The USA and Turkey

Discussions on the final era of the Ottoman Empire, from the Young Turk Revolution of 1908 until the Treaty of Lausanne in 1923.
User avatar
Peter H
Member
Posts: 28628
Joined: 30 Dec 2002 13:18
Location: Australia

The USA and Turkey

Post by Peter H » 11 Apr 2007 09:13

Interesting that no state of war existed between the USA and Turkey in 1917/18.Turkey ruptured diplomatic relations with the USA on the 23rd April 1917 but that was about it.

After 10 years,in 1927,the first American Ambassador to the new Republic of Turkey was appointed.He was the professional diplomat Joseph 'Tiger' Grew,more well known as being the US Ambassador to Japan 1932-1942.

http://www.time.com/time/magazine/artic ... -4,00.html
After 1917 he specialized in the bloody Balkans. At Lausanne he helped make peace and in Ismet Pasha, now Premier of Turkey, he has jocularly been said to have met his match. Both deaf, they shouted back & forth across the conference table at each other in French. Ten years later Mr. Grew, one of the first career men to be promoted to an Ambassadorship, became the first U. S. Ambassador to Dictator Kemal Pasha's new Republic.
.


Rear Admiral Mark L. Bristol was also the US High Commissioner to Turkey 1919-1926.

http://www.time.com/time/magazine/artic ... 14,00.html
The State Department last week formally announced the appointment of Joseph C. Grew, Under Secretary of State, as Ambassador to Turkey, following the receipt of word from Constantinople that Mr. Grew was persona grata to the Turkish Government.

There has been no U. S. diplomatic representative in Constantinople since diplomatic relations with Turkey were broken off in 1917. Since 1919 Rear Admiral Mark L. Bristol (as High Commissioner) has represented the U. S. with great firmness but with warm sympathy toward Turkey. He will this autumn relieve Admiral Clarence S. Williams as commander-in-chief of the Asiatic Fleet.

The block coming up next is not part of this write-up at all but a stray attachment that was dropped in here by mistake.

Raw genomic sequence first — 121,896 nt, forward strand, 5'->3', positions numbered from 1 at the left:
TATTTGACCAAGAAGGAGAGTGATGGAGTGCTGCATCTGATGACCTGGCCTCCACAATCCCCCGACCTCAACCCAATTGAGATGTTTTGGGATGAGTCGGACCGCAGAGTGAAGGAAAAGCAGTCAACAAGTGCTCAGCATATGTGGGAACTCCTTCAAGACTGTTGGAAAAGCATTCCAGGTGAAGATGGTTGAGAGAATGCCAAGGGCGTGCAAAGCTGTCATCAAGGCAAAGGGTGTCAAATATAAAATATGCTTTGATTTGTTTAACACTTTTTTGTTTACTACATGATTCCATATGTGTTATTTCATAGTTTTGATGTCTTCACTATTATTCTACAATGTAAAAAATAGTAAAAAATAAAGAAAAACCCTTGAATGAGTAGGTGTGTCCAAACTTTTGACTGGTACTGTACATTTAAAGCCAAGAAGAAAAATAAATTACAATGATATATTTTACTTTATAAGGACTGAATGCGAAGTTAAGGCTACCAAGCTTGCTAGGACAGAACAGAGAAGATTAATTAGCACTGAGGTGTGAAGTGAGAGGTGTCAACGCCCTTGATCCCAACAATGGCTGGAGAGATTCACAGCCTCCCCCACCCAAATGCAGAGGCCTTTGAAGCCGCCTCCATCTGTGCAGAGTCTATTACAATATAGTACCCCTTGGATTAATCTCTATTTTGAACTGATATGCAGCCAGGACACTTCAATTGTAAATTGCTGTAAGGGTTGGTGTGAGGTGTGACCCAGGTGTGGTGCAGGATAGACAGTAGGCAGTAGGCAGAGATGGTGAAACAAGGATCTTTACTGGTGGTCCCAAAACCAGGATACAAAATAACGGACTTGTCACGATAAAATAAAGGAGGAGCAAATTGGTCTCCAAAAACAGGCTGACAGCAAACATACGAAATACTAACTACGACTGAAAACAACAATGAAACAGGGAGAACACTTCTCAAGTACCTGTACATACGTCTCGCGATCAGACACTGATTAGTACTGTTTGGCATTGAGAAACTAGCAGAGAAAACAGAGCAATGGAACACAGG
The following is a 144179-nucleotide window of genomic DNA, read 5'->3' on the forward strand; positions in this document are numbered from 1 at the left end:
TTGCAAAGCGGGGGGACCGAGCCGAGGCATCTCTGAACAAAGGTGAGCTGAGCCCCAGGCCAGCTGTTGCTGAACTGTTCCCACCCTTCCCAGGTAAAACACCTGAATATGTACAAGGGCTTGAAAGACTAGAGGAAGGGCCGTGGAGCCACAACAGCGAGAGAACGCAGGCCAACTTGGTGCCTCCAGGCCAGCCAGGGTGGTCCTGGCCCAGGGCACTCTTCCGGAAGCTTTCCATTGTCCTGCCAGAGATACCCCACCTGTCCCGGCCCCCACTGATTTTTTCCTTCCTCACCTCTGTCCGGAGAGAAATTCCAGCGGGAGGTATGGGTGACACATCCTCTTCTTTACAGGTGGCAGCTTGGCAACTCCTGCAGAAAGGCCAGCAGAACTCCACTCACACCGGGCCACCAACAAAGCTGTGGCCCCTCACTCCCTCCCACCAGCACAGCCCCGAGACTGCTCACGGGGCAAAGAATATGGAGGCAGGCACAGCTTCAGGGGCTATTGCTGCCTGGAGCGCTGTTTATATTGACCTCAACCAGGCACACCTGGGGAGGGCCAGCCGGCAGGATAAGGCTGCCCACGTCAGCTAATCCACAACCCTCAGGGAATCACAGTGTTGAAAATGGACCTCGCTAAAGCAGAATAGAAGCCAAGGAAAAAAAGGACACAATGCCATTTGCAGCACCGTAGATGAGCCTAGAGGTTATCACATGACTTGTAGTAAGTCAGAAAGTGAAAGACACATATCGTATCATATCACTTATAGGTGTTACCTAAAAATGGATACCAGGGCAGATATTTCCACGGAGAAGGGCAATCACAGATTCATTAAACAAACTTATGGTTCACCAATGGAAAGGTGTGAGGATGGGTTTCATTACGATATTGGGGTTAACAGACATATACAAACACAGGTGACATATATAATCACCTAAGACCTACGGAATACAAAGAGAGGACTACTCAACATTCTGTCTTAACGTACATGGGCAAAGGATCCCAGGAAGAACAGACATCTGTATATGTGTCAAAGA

User avatar
Peter H
Member
Posts: 28628
Joined: 30 Dec 2002 13:18
Location: Australia

Post by Peter H » 11 Apr 2007 09:40

Bristol was also the Commander of the U.S. Naval Detachment in Turkish Waters(1919-1924).

The US Battleship Arizona was first involved in Turkish waters in 1919.

http://www.chinfo.navy.mil/navpalib/shi ... -ariz.html
The battleship stood out of Brest harbor on 3 May, bound for Asia Minor, and arrived at the port of Smyrna eight days later to protect American lives there during the Greek occupation of that port — an occupation resisted by gunfire from Turkish nationals. Arizona provided temporary shelter on board for a party of Greek nationals, while the battleship's Marine detachment guarded the American consulate; a number of American citizens also remained on board Arizona until conditions permitted them to return ashore. Departing Smyrna on 9 June for Constantinople, Turkey, the battleship carried the United States consul-at-large, Leland F. Morris, to that port before sailing for New York on 15 June. Proceeding via Gibraltar, Arizona reached her destination on 30 June.

The cruiser USS St Louis was the flagship of this detachment during the Greek-Turkish War.In July 1920 the USS St. Louis and six destroyers were dispatched to Turkish waters to protect American citizens during the disturbances resulting from the Greek-Turkish War.

http://en.wikipedia.org/wiki/USS_St._Louis_%28C-20%29